Tag: <span>mountain biking for beginners</span>

My thinking about this issue of attracting more beginners to mountain biking with special ride areas/sections continues to evolve. (For background, click here and then here.)

In a nutshell, the challenge is how to provide an initial off-road cycling experience for beginners that increases the likelihood that they’ll want to continue.  Beginner level cross-country trails (IMBA’s Green level) are often constructed in a way that’s too challenging for those who’ve never ridden anything but pavement and they quit.

It’s difficult to know which types of terrain these true beginners can handle and which they’re going to struggle with or freak out over. So trail builders make a guess, aiming for whatever they think the middle ground is (‘Goldilocks design’, ie, not too hard, not too easy) and hope that a majority enjoy it.

But then a pure beginner rides it, gets 100 yards in and they freak out over a slight downhill turn and end up being miserable the rest of the way because the trail has a lot of those. Or they’re tense every time the trail goes close to trees because they’ve never had to give much thought about the width of their handlebars. Or they’re anxious because they’re worried they won’t make it up a slight incline and fall over or backwards. Or they constantly worry that they’ll run into another rider because the trail is two-way.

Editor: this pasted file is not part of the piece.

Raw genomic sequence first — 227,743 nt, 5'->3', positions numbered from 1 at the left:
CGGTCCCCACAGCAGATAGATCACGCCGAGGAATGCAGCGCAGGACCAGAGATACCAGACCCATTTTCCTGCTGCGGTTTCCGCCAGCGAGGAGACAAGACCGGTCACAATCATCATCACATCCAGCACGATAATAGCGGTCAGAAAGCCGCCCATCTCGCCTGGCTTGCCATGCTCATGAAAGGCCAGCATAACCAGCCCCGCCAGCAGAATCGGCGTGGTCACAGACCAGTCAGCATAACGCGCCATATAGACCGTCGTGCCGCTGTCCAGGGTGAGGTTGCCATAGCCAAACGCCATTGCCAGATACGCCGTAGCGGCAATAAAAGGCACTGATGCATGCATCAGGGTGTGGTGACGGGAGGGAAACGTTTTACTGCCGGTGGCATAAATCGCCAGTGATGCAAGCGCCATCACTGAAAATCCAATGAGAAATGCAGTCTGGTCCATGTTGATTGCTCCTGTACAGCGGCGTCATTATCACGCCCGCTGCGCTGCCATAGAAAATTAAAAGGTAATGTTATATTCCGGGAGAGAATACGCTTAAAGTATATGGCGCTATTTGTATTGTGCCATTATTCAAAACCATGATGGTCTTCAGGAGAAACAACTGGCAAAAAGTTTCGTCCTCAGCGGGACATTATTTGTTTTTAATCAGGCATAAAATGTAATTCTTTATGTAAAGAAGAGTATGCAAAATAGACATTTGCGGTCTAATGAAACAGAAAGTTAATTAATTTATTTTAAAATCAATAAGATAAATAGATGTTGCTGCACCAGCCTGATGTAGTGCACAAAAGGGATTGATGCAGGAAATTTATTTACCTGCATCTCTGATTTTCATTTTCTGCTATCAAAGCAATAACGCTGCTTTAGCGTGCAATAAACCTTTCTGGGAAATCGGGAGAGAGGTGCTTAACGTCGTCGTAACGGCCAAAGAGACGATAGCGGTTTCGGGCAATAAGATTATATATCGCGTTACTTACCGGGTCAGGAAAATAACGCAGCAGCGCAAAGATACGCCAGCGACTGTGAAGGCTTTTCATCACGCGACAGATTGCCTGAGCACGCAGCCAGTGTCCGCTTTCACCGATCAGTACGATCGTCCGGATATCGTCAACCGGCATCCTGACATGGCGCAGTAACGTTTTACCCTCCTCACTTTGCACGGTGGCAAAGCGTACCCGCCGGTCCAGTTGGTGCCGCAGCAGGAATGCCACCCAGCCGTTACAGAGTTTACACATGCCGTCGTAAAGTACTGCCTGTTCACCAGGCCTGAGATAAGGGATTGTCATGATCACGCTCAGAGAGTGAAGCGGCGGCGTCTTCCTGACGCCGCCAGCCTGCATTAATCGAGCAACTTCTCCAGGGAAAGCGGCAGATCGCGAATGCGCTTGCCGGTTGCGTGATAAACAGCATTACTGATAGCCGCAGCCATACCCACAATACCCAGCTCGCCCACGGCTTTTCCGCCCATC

And they decide that mountain biking is not for them. 

Learning to ride

The discussions I’ve had (online and off) about my March series of blog posts examining some of the factors that discourage seniors from engaging in off-road cycling has led me to the conclusion that those factors are relevant for the general population of people who ride bicycles, not just seniors. That’s the bad news.

The good news? I’m convinced that there are some things that could be done to mitigate those factors and that it’s time to experiment to see what might work. A summary of the problematic factors: